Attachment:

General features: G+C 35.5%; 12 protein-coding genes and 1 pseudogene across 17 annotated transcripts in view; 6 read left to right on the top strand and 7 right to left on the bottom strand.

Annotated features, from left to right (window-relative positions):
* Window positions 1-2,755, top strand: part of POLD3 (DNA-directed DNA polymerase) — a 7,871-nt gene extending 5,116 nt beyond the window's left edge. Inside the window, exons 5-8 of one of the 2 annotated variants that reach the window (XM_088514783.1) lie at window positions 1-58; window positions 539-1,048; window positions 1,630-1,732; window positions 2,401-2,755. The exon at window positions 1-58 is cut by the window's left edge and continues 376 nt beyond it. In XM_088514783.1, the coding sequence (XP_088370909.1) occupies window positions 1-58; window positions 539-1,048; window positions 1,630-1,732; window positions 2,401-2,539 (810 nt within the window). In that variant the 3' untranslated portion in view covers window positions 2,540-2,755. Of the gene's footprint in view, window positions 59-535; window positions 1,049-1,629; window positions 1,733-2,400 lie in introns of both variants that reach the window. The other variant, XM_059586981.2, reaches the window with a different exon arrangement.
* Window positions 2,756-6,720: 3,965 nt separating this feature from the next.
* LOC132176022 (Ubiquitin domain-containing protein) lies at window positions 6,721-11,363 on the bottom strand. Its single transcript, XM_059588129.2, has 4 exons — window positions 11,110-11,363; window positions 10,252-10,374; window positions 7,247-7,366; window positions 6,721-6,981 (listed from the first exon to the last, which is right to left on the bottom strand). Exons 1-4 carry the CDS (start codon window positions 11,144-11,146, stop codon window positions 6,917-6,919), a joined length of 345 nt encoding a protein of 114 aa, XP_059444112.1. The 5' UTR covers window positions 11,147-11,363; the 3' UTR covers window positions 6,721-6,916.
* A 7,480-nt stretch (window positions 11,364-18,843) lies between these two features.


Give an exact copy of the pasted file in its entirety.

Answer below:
General features: G+C 35.5%; 12 protein-coding genes and 1 pseudogene across 17 annotated transcripts in view; 6 read left to right on the top strand and 7 right to left on the bottom strand.

Annotated features, from left to right (window-relative positions):
* Window positions 1-2,755, top strand: part of POLD3 (DNA-directed DNA polymerase) — a 7,871-nt gene extending 5,116 nt beyond the window's left edge. Inside the window, exons 5-8 of one of the 2 annotated variants that reach the window (XM_088514783.1) lie at window positions 1-58; window positions 539-1,048; window positions 1,630-1,732; window positions 2,401-2,755. The exon at window positions 1-58 is cut by the window's left edge and continues 376 nt beyond it. In XM_088514783.1, the coding sequence (XP_088370909.1) occupies window positions 1-58; window positions 539-1,048; window positions 1,630-1,732; window positions 2,401-2,539 (810 nt within the window). In that variant the 3' untranslated portion in view covers window positions 2,540-2,755. Of the gene's footprint in view, window positions 59-535; window positions 1,049-1,629; window positions 1,733-2,400 lie in introns of both variants that reach the window. The other variant, XM_059586981.2, reaches the window with a different exon arrangement.
* Window positions 2,756-6,720: 3,965 nt separating this feature from the next.
* LOC132176022 (Ubiquitin domain-containing protein) lies at window positions 6,721-11,363 on the bottom strand. Its single transcript, XM_059588129.2, has 4 exons — window positions 11,110-11,363; window positions 10,252-10,374; window positions 7,247-7,366; window positions 6,721-6,981 (listed from the first exon to the last, which is right to left on the bottom strand). Exons 1-4 carry the CDS (start codon window positions 11,144-11,146, stop codon window positions 6,917-6,919), a joined length of 345 nt encoding a protein of 114 aa, XP_059444112.1. The 5' UTR covers window positions 11,147-11,363; the 3' UTR covers window positions 6,721-6,916.
* A 7,480-nt stretch (window positions 11,364-18,843) lies between these two features.